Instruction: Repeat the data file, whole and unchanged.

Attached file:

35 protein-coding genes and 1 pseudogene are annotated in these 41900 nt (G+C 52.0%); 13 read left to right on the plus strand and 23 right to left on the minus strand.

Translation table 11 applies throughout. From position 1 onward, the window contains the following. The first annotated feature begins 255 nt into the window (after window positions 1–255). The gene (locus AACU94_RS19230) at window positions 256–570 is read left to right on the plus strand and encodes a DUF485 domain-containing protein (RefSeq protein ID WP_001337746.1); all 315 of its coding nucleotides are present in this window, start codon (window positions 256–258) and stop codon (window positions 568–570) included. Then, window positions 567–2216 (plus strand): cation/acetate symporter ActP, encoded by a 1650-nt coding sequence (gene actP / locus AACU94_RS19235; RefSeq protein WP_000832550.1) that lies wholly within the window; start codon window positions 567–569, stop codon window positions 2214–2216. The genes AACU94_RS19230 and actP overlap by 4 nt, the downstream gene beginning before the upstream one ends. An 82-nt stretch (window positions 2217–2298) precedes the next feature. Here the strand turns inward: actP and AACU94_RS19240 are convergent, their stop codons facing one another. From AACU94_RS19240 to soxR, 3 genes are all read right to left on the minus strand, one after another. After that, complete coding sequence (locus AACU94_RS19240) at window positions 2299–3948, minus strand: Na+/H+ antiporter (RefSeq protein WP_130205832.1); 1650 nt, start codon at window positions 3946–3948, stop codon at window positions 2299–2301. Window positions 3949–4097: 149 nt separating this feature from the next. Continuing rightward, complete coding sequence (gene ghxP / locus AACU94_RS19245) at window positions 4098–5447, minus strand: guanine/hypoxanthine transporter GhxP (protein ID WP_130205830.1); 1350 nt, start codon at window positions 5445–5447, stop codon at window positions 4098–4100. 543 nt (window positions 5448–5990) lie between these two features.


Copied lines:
35 protein-coding genes and 1 pseudogene are annotated in these 41900 nt (G+C 52.0%); 13 read left to right on the plus strand and 23 right to left on the minus strand.

Translation table 11 applies throughout. From position 1 onward, the window contains the following. The first annotated feature begins 255 nt into the window (after window positions 1–255). The gene (locus AACU94_RS19230) at window positions 256–570 is read left to right on the plus strand and encodes a DUF485 domain-containing protein (RefSeq protein ID WP_001337746.1); all 315 of its coding nucleotides are present in this window, start codon (window positions 256–258) and stop codon (window positions 568–570) included. Then, window positions 567–2216 (plus strand): cation/acetate symporter ActP, encoded by a 1650-nt coding sequence (gene actP / locus AACU94_RS19235; RefSeq protein WP_000832550.1) that lies wholly within the window; start codon window positions 567–569, stop codon window positions 2214–2216. The genes AACU94_RS19230 and actP overlap by 4 nt, the downstream gene beginning before the upstream one ends. An 82-nt stretch (window positions 2217–2298) precedes the next feature. Here the strand turns inward: actP and AACU94_RS19240 are convergent, their stop codons facing one another. From AACU94_RS19240 to soxR, 3 genes are all read right to left on the minus strand, one after another. After that, complete coding sequence (locus AACU94_RS19240) at window positions 2299–3948, minus strand: Na+/H+ antiporter (RefSeq protein WP_130205832.1); 1650 nt, start codon at window positions 3946–3948, stop codon at window positions 2299–2301. Window positions 3949–4097: 149 nt separating this feature from the next. Continuing rightward, complete coding sequence (gene ghxP / locus AACU94_RS19245) at window positions 4098–5447, minus strand: guanine/hypoxanthine transporter GhxP (protein ID WP_130205830.1); 1350 nt, start codon at window positions 5445–5447, stop codon at window positions 4098–4100. 543 nt (window positions 5448–5990) lie between these two features.